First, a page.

Recently, Shelly Ann Fraser Pryce sprinted into victory, shattering the world record for the 100m sprint at the World Championships in Doha. Often, “shattering” a world record means beating a world best time by 1 or two seconds, even milliseconds, but Shelly Ann crushed the previous record by a whopping 10.71 seconds. Despite this incredible victory, Shelly Ann has been yet another victim of sexist news reporting for female athletes.
In almost every article you read about Shelly Ann Fraser Price, she is compared to and measured against Jamaican sprinter Usain Bolt. In CNN’s coverage of this recent event, Shelly Ann is stated as being “much like Usain Bolt, as the sprinter to beat.” This may seem like a harmless comment, but when you compare Usain Bolt’s media coverage in the London 2012 and Rio de Janeiro 2016 Olympics, Bolt’s accomplishments are not measured with female Olympians. Usain Bolt was talked about in media for his own individual accomplishments, such as winning the men’s 100m sprint, 200m sprint, and charging the Jamaica 4×4 relay team into gold medal (and world record) category. Consistently, female athletes in almost every sport are measured in comparison to their male counterparts, however, the reverse doesn’t often occur.
Some of the news article titles about Shelly Ann’s recent victory had an incredibly negative tone, as opposed to the exciting catchy titles used to describe the events of male athletes. CNN’s recent article about Shelly Ann’s win was stated as “Shelly Ann Fraser Pryce Was Crowned the Fastest Woman in the World… Not That Many Fans Saw It.” An entire paragraph of the article was dedicated to talking about the “half empty” arena in Doha, rather than focusing on Shelly Ann’s accomplishment of victory. As seen from the pictures highlighting US sprinter Christian Coleman’s victory in the men’s 100m sprint, the stadium had similar levels of attendance, however, no portion of the article was dedicated to talking about lack of attendance.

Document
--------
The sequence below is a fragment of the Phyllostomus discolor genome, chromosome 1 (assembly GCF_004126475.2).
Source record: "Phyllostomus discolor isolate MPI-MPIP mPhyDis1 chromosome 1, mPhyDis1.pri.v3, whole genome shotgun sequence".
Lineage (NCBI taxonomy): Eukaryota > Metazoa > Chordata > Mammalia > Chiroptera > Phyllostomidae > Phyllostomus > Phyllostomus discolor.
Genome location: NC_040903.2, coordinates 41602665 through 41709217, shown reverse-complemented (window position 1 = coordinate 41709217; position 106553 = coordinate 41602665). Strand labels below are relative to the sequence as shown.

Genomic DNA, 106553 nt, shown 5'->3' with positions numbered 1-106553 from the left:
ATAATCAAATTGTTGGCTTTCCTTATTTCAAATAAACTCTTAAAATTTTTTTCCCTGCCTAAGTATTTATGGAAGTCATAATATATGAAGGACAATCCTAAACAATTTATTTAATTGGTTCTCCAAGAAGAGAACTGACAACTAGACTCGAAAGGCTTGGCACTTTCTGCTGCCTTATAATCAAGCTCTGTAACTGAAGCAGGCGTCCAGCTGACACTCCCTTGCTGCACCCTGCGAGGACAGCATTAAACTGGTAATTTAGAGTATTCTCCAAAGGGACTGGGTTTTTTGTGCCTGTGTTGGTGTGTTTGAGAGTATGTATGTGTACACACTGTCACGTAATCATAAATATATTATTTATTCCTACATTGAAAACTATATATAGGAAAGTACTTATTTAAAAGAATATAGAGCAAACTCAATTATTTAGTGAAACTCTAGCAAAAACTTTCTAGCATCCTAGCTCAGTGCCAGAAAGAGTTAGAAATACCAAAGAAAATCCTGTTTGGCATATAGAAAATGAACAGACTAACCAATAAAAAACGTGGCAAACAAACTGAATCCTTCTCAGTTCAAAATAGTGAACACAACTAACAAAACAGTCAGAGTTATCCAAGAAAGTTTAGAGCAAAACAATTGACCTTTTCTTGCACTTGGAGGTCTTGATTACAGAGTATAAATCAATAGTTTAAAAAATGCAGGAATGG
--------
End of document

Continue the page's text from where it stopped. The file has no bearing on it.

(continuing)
Further, female athlete’s accomplishments are consistently outshined by men’s in the media. For example, American sprinter Allyson Felix recently crushed the previous world record for the 100-meter sprint held by Usain Bolt. Instead of the media stating her to be the “fastest sprinter alive” or “fastest sprinter in the world”, Felix is still referred to as “breaking Usain Bolt’s world record and being the “fastest woman in the world” rather than “person”. This occurrence can be referred to as the process of “othering” that often happens to women.
Othering refers to how men are seen are the “default sex”, and women are seen as an “alternative other”, therefore women often fail to be viewed as simply people instead of women in relation to men. This is seen in other sports outside the Olympics, and outside of running. For example, Olympian gymnast Gabby Douglas recently broke the record for most medals won by any gymnast (male or female), however, the Vox article reporting this story still labelled her as “Greatest Female Gymnast Ever” instead of the “Greatest Gymnist Ever.”
When it comes to dealing with sexism in any institution, the most effective way of dealing with it is recognizing it when it happens. Its also equally important for media contributors, like myself, to call out these instances and demand better and do better within our capacity. Whatever your media platform may be, whether it’s a newspaper, website, magazine, or social media platform you contribute to, it’s important to highlight the accomplishments of women in all fields free from negative undertones, backhanded compliments or comparison to men.